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Red meat exports help New Zealand Grow

Meat New Zealand says sheep and beef farmers are putting other industries to shame by increasing agriculture's contribution to GDP.

Jeff Grant, Meat New Zealand's chairman said that agriculture’s contribution to GDP has risen from 14 to 17 percent in the last fifteen years.

"If other industries had kept pace with the growth of the sheep and beef industries, the New Zealand economy would be reaching the Government’s target growth rates." said Grant.

Grant said that lamb prices at the farm gate have increased by 6 percent since 1990, and the long-term outlook for sheepmeat is good. "There is now a shortage of sheepmeat worldwide, and with New Zealand exporting 90 percent of our sheepmeat production, worth over $2 billion, we are in a good position to take advantage of this strong demand."

The exceptional growth has been achieved even though New Zealand’s total sheep numbers have fallen from a peak of around 60 million in the 1980’s to 39.5 million currently, Grant said. "New Zealand now produces almost 20 percent more beef and veal than it did in 1990-91, and 14 percent more lamb. However this increase has been achieved with 32 percent fewer sheep."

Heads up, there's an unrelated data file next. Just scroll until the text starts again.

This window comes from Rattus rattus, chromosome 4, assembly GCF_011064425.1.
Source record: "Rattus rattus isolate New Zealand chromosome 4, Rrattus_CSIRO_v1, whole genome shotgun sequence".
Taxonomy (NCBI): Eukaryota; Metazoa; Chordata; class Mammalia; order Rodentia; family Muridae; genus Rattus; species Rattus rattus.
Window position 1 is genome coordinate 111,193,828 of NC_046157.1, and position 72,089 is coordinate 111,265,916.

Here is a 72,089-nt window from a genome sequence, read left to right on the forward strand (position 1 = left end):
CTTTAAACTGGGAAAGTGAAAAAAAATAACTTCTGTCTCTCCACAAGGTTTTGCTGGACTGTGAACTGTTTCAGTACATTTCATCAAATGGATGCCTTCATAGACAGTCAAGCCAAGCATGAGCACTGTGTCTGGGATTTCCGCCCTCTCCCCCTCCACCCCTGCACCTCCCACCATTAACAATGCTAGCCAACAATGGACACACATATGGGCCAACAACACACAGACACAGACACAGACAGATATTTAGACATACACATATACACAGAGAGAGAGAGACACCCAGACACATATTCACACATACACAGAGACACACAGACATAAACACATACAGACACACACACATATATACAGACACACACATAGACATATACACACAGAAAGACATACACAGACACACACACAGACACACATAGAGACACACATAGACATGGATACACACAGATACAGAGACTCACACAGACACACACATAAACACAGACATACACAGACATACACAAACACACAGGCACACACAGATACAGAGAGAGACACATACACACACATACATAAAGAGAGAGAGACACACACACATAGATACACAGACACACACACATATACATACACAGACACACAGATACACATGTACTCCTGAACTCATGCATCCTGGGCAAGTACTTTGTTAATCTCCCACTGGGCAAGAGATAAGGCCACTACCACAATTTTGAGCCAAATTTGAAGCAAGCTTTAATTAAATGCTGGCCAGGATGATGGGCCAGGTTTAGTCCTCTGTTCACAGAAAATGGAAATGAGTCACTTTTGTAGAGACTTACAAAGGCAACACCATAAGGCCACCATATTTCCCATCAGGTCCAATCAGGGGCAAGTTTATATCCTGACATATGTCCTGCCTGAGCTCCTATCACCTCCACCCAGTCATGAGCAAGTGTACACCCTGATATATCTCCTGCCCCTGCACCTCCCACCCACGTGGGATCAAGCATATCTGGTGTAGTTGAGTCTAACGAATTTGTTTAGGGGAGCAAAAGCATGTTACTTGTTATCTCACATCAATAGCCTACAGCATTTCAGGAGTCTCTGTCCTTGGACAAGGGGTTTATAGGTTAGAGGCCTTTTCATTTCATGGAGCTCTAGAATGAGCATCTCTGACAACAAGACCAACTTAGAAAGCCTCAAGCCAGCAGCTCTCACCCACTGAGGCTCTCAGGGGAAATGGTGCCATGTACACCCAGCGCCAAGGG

The dramatic increase in New Zealand’s national lambing percentage has helped this significant production increase, Grant said. "Last year we had a record national lambing percentage of 123.7 percent, up from 100.4 percent eleven years ago. The average lamb weight has also increased over two and a half kilos since then."

When the Government announced the deregulation of the New Zealand economy in 1984, it was thought that farming was a "sunset industry", and would disappear into the background while other industries came through. However, agriculture has risen from the ashes of deregulation and gone from strength to strength, says Grant.

"Although deregulation was announced in November 1984, most subsidies didn’t go until 1986-87. Despite recent changes in land use, the sheep industry has rocketed away and proved more durable than many other investment options."

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